That points to the variability of reception; your mother might be wounded by a snarky-sounding Mother’s Day greeting, whereas someone else’s mother might think that was just exactly the correct way to negotiate the complexities of expressing a threadbare sentiment in a hypercommercialised environment: “I’m supposed to say ‘Happy Mother’s Day,’ but if I just utter those words, they won’t effectively differentiate my greeting from the facile, cloying slogans on mass-marketed notecards; so I’ll pitch my voice to convey the sense that I’m only speaking out of a sense of obligation, and my hip mother with a lot of attitude will pick up the honest affection and respect that motivates me to speak.” The phrase “Happy Mother’s Day, Mom” can’t simply have intrinsic meaning; its force depends on how it is expressed, and on who is offering the expression, and to whom it is addressed, and so on. The words are only a small part of the interaction; the power of the gesture engages a whole congeries of modes and elements, and constructing a satisfactory Mother’s Day greeting requires one to consider information design (what to include, how to indicate emphasis or to cue particular types of response, how the anticipated audience is likely to apprehend the offered information, and so on), skill at putting that planned design into effect, good timing, and favourable contingent circumstances. Not. Just. Words.

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If you’ve been following along more or less agreeably, you’ve assented to a number of very powerful points. You are on board with my characterisation of words as an extraordinary but highly atypical (hence, at risk of misleading) mode for expression and apprehension. You have allowed me the notion that any verbal mode of expression involves a great deal more than words alone, and it’s not that rare an event when words are among the less important elements of the semiotic economy. Of course, most importantly, you’re allowing me to proceed on the premise that meaning is not a quality inherent in any expressive gesture, but is a way of talking about the process of offering and uptake.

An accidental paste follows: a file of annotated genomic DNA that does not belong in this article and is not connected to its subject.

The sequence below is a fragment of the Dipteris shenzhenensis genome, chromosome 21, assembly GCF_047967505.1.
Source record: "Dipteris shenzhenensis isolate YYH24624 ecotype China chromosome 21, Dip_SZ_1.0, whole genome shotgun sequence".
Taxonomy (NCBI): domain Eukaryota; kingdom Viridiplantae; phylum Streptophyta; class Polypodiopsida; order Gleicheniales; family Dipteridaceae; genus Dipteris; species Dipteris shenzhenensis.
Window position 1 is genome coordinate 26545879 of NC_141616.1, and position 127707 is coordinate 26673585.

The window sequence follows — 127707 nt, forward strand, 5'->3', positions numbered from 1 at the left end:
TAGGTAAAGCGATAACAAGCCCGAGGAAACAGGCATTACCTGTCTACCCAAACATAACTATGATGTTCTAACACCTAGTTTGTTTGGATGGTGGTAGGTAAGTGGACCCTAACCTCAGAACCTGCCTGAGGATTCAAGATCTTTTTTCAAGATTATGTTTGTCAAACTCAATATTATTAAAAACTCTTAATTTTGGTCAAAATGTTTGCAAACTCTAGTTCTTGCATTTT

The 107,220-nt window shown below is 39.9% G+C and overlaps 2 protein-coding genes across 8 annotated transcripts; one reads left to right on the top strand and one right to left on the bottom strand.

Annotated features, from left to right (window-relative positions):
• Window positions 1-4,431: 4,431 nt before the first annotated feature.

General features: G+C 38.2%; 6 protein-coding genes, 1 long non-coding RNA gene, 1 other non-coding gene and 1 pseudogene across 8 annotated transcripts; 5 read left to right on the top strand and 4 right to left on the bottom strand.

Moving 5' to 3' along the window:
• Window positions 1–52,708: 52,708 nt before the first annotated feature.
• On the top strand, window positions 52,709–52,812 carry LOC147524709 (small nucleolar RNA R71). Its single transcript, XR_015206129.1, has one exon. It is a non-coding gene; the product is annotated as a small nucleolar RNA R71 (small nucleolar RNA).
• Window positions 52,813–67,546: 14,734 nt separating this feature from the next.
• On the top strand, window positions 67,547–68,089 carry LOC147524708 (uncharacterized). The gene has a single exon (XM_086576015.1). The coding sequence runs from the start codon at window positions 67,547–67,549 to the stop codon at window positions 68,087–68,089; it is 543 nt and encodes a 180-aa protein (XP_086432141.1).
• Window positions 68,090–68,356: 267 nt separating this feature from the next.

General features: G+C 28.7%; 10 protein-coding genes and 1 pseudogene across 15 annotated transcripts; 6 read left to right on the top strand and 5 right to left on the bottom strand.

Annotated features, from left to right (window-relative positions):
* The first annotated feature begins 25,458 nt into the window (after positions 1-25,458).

Now I’ll suggest something more contrary even than what I’ve been saying before: namely, that the distinction between “literal” and any alternative (“symbolic” or “figurative”. Or “spiritual”, for starters) confuses more than it clarifies, and should be abandoned. The principal uses of “literal” in polemical discourse all construct false differences, and many of the uses of “literal” in constructive discourse mystify the interaction they’re being used to advance. Although there are certainly innocuous ways to talk about the “literal” and its alternatives, the innocuous uses begin when the theoretician can say at the outset that this is just a heuristic distinction with no effectual purchase on words or reality. Where dominant discourses of meaning propose a distinction between “literal meaning” and “metaphorical meaning“, we should think instead in terms of more and less familiar (“conventional”, “probable”, “ordinary”) usage. Un-reifying the “literal” and “symbolic” clarifies quite a bit in our interpretive discourse, but that would take me beyond my two-paragraph-per-day limit.

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Ages ago — the last time I blogged a two-paragraph hermeneutics post — I opened the case that the familiar distinction between literal and figurative (and its relatives “metaphorical” and especially “symbolic”) should be abandoned. Of course, the terms do very well for casual and heuristic purposes. I’m not in the least suggesting that we can’t say “No, I meant a literal brick wall” or “Donne’s use of metaphor sets him apart from his contemporaries.” The heuristic usefulness of the terms, however, does not warrant reifying the distinction nor extending it from a useful tool to a pair of ontological categories.